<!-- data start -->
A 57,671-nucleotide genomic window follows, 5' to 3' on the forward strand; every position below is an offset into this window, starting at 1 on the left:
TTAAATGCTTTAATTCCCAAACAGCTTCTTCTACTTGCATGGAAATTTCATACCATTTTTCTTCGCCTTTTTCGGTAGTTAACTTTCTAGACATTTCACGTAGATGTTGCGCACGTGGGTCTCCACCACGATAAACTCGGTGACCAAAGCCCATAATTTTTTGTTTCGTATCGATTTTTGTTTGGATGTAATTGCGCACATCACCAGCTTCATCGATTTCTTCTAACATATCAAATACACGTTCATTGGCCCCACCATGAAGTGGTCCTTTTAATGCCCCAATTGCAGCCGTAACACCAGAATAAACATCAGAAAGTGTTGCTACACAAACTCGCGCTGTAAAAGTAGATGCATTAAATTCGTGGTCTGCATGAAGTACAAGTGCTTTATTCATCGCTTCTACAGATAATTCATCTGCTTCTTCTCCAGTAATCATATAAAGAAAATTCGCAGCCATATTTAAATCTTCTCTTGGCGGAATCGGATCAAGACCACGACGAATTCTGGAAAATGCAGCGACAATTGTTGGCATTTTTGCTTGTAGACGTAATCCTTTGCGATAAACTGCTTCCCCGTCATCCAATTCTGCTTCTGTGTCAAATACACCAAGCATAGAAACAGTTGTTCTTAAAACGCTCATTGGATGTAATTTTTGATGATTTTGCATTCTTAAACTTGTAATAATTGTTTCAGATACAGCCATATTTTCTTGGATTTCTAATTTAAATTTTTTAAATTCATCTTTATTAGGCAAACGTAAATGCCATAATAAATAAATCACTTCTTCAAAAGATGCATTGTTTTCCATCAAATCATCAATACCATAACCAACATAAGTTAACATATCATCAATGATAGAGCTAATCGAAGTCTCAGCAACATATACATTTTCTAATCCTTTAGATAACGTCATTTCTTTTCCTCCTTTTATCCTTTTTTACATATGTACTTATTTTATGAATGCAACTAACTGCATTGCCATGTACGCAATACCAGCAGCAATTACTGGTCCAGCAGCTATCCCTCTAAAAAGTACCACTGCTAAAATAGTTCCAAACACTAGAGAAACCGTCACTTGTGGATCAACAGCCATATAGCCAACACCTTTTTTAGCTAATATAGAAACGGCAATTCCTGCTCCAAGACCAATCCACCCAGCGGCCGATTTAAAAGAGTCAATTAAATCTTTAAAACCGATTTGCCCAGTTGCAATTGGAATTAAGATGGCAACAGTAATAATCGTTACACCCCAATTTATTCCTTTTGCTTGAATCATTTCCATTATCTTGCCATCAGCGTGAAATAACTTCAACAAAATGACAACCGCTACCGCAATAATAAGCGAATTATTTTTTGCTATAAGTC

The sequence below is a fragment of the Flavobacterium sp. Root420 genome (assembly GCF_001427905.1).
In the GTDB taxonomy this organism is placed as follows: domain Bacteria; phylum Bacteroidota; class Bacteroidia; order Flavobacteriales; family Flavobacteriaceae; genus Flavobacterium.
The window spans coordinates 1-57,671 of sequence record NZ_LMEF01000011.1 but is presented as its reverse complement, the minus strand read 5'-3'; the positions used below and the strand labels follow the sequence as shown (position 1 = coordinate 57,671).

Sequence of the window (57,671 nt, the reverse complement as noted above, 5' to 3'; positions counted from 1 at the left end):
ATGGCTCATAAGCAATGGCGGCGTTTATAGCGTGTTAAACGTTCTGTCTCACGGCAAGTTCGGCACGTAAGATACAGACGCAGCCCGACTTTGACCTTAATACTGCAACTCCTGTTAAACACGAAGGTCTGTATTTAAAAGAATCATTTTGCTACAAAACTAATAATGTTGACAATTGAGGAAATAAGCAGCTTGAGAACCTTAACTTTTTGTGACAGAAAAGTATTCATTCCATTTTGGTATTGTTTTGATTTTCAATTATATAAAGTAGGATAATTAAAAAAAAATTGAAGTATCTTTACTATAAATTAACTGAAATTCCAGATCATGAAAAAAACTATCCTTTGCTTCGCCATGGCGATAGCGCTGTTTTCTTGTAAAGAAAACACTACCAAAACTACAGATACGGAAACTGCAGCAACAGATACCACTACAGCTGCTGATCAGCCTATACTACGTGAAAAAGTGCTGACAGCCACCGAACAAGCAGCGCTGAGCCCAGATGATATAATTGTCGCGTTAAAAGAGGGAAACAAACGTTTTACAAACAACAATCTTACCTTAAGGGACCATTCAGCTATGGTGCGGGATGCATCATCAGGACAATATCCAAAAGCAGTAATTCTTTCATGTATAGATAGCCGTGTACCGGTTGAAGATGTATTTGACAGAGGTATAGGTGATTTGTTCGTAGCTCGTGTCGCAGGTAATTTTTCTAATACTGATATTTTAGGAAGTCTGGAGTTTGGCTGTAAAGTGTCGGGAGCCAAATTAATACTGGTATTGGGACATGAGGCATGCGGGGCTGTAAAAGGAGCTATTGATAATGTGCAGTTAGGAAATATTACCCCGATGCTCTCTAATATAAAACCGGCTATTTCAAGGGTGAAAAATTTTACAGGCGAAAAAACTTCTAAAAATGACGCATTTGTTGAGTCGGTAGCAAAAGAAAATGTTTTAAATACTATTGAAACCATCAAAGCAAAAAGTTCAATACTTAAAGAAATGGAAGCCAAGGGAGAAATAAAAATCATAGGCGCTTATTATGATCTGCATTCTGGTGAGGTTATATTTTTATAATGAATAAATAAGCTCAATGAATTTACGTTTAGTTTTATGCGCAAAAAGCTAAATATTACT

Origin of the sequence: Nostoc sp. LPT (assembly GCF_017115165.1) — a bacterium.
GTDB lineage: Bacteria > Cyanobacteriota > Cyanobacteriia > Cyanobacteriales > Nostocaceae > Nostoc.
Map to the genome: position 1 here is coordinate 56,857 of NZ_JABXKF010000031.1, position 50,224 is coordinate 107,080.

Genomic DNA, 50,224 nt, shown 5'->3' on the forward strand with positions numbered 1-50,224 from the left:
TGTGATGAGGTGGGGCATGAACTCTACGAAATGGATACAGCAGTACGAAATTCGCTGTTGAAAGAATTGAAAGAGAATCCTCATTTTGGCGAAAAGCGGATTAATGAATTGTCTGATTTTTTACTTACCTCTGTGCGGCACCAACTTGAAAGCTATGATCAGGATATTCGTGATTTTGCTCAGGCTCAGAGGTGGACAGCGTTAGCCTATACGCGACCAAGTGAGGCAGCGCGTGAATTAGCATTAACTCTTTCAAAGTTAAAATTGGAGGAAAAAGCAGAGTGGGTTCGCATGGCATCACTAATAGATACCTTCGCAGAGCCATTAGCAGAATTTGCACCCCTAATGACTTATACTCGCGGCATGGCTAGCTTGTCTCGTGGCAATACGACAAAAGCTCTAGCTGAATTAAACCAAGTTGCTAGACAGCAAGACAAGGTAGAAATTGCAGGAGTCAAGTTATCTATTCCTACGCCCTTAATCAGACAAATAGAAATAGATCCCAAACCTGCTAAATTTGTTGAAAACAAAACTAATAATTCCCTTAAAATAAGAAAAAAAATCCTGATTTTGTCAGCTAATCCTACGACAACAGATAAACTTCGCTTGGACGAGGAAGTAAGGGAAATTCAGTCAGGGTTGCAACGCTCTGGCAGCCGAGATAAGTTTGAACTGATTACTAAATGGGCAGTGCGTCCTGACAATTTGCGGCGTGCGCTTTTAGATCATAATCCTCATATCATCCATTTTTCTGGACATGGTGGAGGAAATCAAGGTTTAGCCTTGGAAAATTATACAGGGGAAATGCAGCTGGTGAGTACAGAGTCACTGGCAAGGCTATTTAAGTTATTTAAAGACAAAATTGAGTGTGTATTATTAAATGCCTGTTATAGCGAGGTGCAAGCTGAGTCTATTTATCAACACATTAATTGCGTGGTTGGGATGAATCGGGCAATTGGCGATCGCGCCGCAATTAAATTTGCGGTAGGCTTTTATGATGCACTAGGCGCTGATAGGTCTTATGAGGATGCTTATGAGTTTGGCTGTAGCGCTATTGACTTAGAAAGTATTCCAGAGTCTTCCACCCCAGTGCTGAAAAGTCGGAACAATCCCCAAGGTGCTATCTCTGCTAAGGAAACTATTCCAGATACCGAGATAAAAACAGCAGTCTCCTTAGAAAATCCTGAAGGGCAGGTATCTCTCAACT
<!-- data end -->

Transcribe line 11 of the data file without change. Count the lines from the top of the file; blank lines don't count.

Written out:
Genomic DNA, 50,224 nt, shown 5'->3' on the forward strand with positions numbered 1-50,224 from the left: